3. I have to agree with Brandon. I’m introverted and tend to avoid small talk, but when it comes to subject of my passion, I let it rip. Introverts have a better chance experiencing their thoughts with the modern IT innovation. There is so much more opportunities for an introvert in the information age.

  4. Once an Introvert always an Introvert…..

    True or False? I believe True. Let me explain.

    I am an Introvert- always have been. My Myers Briggs rates me INTJ. I work well in small groups. Once I get to know someone, or the topic is something I am passionate about? I look very much like an extrovert. I think we all have qualities of both in us. (I am also a first born) It is how we use it. One of the reasons I became an adjunct faculty member at a local career college is to help me overcome that. It has helped some.

    Some people may be considered extroverts yet be painfully shy.

  5. Brad, I don’t think it’s bad to be an introvert, and know that the book isn’t telling introverts they have to become extroverts. I know Wendy, who is an introvert, and a wonderful person.

    My take (not necessarily/just for Brad):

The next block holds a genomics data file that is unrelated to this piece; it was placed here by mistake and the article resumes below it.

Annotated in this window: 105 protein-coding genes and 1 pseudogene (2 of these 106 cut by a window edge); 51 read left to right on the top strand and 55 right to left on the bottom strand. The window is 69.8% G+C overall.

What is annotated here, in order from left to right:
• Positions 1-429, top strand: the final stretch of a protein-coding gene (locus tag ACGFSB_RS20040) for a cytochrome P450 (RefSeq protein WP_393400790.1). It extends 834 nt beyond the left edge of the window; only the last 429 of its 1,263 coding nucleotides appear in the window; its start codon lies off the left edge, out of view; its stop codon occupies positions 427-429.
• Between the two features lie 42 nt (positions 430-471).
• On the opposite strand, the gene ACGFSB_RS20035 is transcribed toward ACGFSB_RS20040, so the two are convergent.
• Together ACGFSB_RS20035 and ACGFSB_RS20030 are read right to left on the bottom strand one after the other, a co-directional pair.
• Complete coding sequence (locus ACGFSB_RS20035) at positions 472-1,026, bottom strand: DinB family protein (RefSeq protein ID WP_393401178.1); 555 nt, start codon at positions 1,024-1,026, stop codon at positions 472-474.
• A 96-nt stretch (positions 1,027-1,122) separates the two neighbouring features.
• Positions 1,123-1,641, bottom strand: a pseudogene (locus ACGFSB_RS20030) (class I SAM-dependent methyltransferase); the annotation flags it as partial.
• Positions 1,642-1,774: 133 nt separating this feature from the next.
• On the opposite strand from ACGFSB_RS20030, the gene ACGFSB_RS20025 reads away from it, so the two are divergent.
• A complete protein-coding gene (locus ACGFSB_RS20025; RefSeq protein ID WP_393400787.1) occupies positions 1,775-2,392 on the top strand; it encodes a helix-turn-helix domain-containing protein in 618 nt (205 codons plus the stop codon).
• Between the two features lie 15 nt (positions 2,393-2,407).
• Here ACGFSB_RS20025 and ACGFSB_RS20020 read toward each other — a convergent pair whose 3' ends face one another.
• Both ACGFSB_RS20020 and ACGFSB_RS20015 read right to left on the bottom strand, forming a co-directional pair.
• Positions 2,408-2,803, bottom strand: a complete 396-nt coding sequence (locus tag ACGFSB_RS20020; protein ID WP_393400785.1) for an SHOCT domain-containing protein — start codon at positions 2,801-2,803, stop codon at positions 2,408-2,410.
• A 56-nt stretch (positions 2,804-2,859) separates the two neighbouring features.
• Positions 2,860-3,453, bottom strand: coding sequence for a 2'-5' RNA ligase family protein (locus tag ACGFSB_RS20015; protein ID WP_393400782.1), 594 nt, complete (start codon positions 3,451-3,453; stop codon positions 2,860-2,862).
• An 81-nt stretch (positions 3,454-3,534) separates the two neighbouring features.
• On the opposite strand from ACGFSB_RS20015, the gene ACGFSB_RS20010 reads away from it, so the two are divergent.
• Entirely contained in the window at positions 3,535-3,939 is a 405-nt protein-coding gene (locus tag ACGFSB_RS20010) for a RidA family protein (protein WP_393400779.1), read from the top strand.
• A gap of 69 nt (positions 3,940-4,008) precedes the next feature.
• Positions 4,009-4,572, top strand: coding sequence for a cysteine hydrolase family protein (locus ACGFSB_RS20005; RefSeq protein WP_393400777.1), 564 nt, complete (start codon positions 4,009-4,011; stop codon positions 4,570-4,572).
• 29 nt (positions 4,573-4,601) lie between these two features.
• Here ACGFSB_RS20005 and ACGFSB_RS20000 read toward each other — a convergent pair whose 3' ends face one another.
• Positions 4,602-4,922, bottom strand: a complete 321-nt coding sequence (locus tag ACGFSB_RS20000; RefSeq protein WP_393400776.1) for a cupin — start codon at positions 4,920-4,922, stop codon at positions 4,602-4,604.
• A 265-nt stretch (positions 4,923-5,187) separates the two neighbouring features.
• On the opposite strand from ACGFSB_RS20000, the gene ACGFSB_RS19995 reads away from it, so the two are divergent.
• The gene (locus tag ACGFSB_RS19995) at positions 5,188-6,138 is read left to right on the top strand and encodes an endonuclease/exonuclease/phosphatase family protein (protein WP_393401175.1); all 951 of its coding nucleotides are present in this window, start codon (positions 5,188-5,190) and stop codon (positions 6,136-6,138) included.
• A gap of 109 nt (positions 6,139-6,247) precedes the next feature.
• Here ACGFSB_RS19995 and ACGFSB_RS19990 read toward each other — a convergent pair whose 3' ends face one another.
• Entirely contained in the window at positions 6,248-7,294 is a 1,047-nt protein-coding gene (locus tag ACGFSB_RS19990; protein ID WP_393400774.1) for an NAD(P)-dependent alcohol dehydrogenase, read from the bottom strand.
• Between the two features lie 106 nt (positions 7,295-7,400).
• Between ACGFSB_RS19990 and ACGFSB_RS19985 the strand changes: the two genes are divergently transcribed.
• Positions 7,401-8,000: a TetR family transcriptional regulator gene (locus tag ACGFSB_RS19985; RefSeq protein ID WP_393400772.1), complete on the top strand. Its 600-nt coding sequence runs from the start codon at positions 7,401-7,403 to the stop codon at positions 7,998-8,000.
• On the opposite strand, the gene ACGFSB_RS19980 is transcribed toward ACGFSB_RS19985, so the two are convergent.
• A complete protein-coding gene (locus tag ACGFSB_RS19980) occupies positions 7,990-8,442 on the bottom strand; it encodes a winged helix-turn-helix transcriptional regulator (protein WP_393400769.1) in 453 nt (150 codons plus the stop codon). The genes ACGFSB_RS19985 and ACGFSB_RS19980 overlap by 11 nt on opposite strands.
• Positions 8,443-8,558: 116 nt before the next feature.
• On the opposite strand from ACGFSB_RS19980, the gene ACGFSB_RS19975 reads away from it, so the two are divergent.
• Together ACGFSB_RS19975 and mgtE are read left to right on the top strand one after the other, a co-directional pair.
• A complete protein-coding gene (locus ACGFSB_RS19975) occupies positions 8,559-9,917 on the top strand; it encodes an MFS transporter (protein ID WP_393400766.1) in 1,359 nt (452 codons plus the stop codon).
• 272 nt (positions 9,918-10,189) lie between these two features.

It’s plenty fine to be an introvert. Nothing wrong with it. But that doesn’t mean you are at a disadvantage… I think too many introverts have an attitude of “well, if I were only more outgoing then I could (network, be successful, make that call, etc.).

    Don’t confuse introvert with weakness, or use is as an excuse to not do things you need to do. And don’t think extroverts have all the advantages – everyone has challenges and concerns and problems…

  6. Oh, I agree with that Jason. We introverts just have to work harder at those things that come more naturally to an extrovert.

    Even in my teaching, I work better with small class sizes than larger ones. But going in, I knew it would help me develop in some areas where I perceived I had a weakness. (speaking in front of groups of people for one) My very first class I taught had about 20-25 students. That was hard. Later most of my classes were 5 students or less, and most of those were 1 or 2. My style worked better in that environment.

    Although introversion in and of itself is not a weakness. (IMHO)

  7. Brad, your willingness to teach like that reminds me of a personal hero I have, named Tom… shy in front of groups (or, not passionate about public speaking), now heavily involved in Toast Masters. Probably still introvert, but worked on skills. Super cool guy.

  8. I’ve been reading a great book by Susan Cain titled Quiet: The Power of Introverts in a Word That Can’t Stop Talking.

    She also has a TED video at

    Just in case you’re not sure The Guardian has an introvert quiz at

    Although I’m an introvert I’ve found ways to improve my professional networking and public speaking skills. One of those networking methods I’ve learned from Don Gabor, which is to ask questions. It helps since two thirds of the population are extroverts and they love to talk 🙂